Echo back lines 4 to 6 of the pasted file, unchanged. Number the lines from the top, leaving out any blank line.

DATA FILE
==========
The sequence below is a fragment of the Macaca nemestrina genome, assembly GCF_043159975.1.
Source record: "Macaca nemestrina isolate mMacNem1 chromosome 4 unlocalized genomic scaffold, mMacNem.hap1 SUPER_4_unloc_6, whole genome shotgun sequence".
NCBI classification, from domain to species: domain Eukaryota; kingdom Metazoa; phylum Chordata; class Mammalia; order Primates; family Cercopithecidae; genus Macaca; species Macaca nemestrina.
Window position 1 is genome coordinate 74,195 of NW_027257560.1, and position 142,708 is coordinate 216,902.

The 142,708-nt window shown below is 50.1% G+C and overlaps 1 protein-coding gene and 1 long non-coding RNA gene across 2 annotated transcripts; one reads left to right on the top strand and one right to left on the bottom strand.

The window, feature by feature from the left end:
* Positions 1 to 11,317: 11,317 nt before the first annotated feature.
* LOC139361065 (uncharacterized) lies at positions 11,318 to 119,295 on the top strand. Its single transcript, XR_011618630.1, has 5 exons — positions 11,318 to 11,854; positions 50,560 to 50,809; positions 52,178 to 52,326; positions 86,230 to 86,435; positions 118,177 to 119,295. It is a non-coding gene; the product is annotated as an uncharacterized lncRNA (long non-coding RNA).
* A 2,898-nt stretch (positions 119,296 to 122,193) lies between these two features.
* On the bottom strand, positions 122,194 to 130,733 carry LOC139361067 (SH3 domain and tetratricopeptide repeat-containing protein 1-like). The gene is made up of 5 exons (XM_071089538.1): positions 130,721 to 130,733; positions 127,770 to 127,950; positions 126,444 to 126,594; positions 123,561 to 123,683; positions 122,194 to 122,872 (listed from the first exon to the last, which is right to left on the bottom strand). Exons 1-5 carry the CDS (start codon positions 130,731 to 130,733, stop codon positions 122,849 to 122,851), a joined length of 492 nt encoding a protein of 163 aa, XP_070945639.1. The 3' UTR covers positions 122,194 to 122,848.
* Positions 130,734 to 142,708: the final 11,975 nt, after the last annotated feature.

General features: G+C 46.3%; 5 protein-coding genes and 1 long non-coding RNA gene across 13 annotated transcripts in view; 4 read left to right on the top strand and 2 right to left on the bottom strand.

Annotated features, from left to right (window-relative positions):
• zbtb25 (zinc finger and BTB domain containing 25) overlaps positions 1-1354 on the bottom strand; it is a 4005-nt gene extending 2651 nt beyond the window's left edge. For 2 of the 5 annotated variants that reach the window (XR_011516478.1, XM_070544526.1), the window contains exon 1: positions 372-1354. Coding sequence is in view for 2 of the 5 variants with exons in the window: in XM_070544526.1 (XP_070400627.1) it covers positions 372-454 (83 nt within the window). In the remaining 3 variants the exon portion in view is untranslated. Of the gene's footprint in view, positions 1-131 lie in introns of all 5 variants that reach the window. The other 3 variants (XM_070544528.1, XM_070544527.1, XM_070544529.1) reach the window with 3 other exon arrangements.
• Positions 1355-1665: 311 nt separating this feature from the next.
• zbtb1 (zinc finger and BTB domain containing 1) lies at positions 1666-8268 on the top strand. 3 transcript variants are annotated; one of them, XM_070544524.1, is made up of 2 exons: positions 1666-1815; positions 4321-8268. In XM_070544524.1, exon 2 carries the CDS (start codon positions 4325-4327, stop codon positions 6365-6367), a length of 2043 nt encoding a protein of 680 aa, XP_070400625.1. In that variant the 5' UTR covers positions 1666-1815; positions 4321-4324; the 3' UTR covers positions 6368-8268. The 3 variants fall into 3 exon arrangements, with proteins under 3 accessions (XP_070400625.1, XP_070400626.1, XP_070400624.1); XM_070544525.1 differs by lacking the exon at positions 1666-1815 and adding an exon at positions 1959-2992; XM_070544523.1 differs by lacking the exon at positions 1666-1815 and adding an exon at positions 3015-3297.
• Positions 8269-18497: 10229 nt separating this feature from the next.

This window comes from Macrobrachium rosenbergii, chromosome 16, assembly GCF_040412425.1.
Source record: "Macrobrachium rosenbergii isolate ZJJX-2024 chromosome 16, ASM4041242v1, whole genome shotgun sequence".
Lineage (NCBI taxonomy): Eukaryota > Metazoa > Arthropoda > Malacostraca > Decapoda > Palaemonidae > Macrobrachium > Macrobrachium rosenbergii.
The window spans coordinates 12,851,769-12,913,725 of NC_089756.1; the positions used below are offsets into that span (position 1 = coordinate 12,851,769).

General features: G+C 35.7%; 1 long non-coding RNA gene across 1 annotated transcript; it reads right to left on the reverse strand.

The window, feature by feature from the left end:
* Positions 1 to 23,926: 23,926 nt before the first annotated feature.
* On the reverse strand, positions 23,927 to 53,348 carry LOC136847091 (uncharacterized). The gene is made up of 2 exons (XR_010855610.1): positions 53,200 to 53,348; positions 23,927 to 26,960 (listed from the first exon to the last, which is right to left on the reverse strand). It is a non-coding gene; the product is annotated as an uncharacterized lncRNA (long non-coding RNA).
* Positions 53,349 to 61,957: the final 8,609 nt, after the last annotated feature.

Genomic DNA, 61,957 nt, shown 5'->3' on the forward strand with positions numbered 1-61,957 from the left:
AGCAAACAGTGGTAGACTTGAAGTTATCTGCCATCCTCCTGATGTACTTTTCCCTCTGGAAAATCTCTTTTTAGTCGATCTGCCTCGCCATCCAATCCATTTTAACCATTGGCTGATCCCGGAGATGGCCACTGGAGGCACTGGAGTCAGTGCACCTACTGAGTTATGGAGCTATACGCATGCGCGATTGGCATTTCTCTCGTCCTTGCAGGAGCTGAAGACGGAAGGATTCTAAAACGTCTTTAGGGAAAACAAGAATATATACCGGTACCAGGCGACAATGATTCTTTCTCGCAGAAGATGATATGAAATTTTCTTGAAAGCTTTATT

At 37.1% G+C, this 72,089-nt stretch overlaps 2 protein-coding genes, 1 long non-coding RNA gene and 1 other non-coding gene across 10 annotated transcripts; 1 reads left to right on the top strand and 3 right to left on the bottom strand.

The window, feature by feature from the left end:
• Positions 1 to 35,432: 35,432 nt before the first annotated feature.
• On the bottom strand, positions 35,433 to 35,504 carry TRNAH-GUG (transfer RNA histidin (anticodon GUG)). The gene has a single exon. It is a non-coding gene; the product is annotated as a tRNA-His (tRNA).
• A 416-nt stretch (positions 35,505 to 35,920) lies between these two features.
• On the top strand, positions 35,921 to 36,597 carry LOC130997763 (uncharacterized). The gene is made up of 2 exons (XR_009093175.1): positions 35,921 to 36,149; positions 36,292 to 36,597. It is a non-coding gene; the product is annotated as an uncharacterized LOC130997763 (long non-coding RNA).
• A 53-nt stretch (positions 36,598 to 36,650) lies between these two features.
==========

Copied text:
Window position 1 is genome coordinate 74,195 of NW_027257560.1, and position 142,708 is coordinate 216,902.

The 142,708-nt window shown below is 50.1% G+C and overlaps 1 protein-coding gene and 1 long non-coding RNA gene across 2 annotated transcripts; one reads left to right on the top strand and one right to left on the bottom strand.

The window, feature by feature from the left end: